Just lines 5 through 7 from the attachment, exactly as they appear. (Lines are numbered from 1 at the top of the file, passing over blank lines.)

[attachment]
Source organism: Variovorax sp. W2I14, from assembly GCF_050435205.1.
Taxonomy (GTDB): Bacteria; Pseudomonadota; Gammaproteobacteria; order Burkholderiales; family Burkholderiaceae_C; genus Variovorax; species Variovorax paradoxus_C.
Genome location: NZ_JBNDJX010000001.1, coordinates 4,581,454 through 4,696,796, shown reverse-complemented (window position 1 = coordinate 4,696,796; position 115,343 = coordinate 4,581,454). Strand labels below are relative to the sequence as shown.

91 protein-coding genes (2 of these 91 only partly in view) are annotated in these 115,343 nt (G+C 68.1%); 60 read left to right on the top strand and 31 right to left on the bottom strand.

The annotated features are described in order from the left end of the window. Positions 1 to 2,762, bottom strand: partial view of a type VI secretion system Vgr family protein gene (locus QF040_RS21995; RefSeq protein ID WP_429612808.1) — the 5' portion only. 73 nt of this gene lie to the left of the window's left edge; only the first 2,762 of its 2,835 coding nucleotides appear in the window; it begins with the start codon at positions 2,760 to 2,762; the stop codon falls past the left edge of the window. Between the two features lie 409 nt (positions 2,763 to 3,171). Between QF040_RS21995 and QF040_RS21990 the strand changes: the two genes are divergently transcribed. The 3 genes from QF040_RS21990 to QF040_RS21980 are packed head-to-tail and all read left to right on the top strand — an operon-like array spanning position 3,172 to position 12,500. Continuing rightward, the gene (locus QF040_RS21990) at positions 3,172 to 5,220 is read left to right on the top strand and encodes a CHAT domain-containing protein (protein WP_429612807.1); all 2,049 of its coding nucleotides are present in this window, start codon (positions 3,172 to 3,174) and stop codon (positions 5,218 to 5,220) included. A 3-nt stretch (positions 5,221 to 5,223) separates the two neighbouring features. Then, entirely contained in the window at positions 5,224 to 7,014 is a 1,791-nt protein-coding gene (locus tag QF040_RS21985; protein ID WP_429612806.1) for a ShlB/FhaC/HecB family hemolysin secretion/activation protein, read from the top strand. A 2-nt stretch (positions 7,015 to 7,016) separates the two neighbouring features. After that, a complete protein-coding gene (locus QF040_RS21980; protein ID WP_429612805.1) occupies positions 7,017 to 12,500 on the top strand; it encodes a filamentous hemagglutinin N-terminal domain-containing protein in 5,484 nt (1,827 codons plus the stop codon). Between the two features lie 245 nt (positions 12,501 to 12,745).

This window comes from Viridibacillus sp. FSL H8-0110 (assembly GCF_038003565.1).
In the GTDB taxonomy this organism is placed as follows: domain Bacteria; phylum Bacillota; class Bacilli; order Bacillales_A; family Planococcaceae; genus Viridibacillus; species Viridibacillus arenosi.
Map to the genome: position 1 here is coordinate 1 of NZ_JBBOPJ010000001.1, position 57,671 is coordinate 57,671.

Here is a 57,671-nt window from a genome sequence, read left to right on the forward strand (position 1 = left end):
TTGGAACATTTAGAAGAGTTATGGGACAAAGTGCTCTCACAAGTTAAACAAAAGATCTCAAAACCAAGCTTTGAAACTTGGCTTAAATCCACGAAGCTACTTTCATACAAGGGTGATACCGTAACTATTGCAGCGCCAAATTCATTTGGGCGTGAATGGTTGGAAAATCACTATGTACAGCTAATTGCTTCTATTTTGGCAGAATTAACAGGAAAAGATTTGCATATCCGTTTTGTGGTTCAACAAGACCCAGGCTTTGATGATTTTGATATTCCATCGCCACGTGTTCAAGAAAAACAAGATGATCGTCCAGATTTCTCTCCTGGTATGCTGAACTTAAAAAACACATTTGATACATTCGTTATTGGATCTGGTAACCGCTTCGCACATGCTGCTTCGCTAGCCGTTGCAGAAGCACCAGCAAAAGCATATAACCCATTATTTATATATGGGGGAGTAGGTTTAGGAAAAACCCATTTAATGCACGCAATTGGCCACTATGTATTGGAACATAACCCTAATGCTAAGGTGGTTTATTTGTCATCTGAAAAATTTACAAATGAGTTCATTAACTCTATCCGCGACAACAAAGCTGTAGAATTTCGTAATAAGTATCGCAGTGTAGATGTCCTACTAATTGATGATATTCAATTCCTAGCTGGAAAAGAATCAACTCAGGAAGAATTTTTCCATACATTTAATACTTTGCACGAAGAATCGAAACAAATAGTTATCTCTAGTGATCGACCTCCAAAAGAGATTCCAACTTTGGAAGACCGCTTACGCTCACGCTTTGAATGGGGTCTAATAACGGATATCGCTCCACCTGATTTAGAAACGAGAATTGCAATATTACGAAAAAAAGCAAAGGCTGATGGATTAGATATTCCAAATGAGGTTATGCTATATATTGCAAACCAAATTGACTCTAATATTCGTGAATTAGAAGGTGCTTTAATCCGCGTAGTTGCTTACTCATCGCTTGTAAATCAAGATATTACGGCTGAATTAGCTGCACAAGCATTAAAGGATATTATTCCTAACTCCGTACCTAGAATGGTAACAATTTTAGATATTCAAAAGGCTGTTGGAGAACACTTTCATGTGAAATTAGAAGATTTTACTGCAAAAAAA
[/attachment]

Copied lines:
The annotated features are described in order from the left end of the window. Positions 1 to 2,762, bottom strand: partial view of a type VI secretion system Vgr family protein gene (locus QF040_RS21995; RefSeq protein ID WP_429612808.1) — the 5' portion only. 73 nt of this gene lie to the left of the window's left edge; only the first 2,762 of its 2,835 coding nucleotides appear in the window; it begins with the start codon at positions 2,760 to 2,762; the stop codon falls past the left edge of the window. Between the two features lie 409 nt (positions 2,763 to 3,171). Between QF040_RS21995 and QF040_RS21990 the strand changes: the two genes are divergently transcribed. The 3 genes from QF040_RS21990 to QF040_RS21980 are packed head-to-tail and all read left to right on the top strand — an operon-like array spanning position 3,172 to position 12,500. Continuing rightward, the gene (locus QF040_RS21990) at positions 3,172 to 5,220 is read left to right on the top strand and encodes a CHAT domain-containing protein (protein WP_429612807.1); all 2,049 of its coding nucleotides are present in this window, start codon (positions 3,172 to 3,174) and stop codon (positions 5,218 to 5,220) included. A 3-nt stretch (positions 5,221 to 5,223) separates the two neighbouring features. Then, entirely contained in the window at positions 5,224 to 7,014 is a 1,791-nt protein-coding gene (locus tag QF040_RS21985; protein ID WP_429612806.1) for a ShlB/FhaC/HecB family hemolysin secretion/activation protein, read from the top strand. A 2-nt stretch (positions 7,015 to 7,016) separates the two neighbouring features. After that, a complete protein-coding gene (locus QF040_RS21980; protein ID WP_429612805.1) occupies positions 7,017 to 12,500 on the top strand; it encodes a filamentous hemagglutinin N-terminal domain-containing protein in 5,484 nt (1,827 codons plus the stop codon). Between the two features lie 245 nt (positions 12,501 to 12,745).

This window comes from Viridibacillus sp. FSL H8-0110 (assembly GCF_038003565.1).
In the GTDB taxonomy this organism is placed as follows: domain Bacteria; phylum Bacillota; class Bacilli; order Bacillales_A; family Planococcaceae; genus Viridibacillus; species Viridibacillus arenosi.